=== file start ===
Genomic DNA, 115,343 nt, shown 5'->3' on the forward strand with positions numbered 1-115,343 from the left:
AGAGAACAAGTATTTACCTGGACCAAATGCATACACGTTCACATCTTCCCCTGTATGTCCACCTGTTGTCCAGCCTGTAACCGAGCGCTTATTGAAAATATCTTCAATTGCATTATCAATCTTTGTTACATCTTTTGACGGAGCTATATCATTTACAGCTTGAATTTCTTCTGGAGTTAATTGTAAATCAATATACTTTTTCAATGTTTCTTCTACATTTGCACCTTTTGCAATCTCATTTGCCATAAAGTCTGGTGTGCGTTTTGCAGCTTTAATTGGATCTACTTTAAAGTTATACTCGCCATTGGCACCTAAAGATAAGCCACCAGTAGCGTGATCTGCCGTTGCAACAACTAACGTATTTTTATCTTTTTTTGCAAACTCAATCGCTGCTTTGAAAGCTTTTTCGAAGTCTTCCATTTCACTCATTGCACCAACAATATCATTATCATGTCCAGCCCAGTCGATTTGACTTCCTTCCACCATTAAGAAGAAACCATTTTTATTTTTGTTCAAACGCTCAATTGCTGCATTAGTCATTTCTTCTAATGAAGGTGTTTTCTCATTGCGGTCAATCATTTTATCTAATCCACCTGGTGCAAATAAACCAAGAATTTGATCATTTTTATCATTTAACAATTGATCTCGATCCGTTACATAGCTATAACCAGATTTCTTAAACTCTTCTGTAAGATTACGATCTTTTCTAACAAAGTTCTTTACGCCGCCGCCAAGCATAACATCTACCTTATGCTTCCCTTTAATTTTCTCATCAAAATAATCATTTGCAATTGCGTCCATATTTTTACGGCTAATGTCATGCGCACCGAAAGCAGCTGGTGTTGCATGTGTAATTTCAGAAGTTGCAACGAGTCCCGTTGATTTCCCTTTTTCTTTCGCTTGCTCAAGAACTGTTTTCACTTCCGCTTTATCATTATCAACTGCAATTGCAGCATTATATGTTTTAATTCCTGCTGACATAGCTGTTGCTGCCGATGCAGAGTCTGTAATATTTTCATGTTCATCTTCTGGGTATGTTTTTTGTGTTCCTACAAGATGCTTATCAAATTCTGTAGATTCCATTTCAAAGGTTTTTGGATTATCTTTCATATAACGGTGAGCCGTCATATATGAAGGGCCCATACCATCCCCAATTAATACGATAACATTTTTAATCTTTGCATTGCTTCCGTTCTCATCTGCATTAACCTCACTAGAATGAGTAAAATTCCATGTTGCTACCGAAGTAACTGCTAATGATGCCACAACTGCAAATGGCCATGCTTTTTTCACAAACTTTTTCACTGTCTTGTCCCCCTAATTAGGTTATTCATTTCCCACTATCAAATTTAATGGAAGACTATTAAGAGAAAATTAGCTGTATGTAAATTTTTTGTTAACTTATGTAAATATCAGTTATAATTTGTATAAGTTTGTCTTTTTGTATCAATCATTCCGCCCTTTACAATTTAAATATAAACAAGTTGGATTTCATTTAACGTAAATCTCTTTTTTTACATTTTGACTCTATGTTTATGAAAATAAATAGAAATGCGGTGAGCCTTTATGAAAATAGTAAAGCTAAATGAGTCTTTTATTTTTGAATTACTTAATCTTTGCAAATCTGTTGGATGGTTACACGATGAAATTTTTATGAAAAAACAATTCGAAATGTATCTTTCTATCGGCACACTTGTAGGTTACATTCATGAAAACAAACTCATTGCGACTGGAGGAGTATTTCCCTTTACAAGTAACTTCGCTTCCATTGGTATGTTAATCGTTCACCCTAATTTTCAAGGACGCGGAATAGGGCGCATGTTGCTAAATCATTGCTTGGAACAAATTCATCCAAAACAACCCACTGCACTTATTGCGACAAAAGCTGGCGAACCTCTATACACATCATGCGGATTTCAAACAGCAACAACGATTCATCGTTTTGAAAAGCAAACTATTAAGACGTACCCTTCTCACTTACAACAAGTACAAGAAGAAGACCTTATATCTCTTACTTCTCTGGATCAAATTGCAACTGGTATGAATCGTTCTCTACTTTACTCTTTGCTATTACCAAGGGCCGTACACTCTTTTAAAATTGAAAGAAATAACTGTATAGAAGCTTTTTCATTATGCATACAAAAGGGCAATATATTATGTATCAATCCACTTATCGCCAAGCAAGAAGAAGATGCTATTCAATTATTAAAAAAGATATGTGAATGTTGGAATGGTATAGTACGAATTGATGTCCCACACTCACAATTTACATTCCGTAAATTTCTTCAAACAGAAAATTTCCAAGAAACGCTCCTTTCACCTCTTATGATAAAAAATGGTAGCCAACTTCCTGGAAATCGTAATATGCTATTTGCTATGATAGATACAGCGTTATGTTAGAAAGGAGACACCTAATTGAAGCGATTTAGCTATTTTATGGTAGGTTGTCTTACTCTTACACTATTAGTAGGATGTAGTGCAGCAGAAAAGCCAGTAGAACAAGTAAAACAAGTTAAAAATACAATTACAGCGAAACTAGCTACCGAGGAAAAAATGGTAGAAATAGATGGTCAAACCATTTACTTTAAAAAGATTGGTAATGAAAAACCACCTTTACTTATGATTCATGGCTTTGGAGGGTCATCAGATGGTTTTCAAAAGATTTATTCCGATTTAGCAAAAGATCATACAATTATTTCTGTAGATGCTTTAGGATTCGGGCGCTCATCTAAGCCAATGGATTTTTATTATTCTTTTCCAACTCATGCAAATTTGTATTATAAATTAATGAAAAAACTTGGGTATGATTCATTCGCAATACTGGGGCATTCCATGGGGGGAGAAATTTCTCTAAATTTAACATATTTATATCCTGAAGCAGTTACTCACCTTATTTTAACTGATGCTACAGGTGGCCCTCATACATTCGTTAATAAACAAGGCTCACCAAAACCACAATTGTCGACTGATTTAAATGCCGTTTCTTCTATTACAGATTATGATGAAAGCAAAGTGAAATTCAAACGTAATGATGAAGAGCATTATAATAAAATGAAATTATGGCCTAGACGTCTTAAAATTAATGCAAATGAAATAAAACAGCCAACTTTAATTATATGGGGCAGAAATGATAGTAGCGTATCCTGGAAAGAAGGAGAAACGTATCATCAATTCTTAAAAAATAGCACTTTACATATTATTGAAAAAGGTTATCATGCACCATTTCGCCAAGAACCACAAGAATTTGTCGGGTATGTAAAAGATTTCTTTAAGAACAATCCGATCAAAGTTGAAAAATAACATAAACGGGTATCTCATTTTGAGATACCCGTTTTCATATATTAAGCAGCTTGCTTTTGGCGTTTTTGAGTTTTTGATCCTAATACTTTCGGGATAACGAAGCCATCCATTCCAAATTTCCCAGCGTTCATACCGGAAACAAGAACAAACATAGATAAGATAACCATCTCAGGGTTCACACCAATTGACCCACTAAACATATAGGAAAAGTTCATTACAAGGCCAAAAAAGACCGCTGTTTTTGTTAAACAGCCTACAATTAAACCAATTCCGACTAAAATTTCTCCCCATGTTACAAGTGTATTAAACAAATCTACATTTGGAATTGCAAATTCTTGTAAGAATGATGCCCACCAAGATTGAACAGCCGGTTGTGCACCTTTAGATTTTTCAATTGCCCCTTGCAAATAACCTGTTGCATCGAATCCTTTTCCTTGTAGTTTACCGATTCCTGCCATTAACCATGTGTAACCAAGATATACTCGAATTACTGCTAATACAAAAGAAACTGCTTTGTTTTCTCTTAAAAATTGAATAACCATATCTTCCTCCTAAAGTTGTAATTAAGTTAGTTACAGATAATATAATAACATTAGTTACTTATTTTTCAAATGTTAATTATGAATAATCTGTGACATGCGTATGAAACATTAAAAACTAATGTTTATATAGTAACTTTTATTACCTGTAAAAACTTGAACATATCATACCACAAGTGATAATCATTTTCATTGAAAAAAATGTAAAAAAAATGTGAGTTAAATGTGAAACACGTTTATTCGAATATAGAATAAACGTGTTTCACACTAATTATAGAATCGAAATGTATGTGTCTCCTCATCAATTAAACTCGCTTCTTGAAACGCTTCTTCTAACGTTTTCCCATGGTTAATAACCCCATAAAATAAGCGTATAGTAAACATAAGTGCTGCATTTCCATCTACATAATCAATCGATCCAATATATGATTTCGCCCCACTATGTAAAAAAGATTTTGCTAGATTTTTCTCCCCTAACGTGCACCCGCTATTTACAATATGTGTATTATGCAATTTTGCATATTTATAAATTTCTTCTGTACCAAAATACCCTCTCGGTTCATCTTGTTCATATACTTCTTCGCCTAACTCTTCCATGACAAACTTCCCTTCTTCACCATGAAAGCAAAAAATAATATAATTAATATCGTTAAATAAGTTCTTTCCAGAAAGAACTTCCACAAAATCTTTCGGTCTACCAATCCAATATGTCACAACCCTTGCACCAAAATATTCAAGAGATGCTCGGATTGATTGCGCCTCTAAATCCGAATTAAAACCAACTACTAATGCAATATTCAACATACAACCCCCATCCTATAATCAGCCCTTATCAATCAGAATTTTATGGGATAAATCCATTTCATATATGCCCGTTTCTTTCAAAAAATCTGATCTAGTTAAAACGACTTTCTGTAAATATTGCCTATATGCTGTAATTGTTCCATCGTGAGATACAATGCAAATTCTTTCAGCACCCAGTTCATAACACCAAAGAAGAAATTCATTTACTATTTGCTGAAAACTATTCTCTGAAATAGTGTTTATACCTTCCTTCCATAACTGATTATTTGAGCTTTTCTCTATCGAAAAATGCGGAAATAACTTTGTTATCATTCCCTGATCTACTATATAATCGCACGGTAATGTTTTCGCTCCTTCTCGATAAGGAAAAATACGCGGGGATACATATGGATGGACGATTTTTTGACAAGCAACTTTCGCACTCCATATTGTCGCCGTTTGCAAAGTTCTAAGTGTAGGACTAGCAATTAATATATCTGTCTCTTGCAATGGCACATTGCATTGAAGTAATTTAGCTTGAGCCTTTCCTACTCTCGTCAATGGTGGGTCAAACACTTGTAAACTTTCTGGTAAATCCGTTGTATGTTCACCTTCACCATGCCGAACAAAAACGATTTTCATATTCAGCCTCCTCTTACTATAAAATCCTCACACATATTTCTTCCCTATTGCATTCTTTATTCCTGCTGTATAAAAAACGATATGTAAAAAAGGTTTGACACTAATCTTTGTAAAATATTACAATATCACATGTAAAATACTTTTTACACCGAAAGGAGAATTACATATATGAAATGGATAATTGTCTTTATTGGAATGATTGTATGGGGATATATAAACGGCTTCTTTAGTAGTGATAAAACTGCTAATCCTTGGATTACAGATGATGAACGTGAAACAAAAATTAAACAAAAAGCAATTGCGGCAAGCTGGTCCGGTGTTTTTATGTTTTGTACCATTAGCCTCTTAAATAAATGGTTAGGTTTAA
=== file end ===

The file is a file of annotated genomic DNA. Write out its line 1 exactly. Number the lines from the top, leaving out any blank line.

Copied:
Genomic DNA, 115,343 nt, shown 5'->3' on the forward strand with positions numbered 1-115,343 from the left: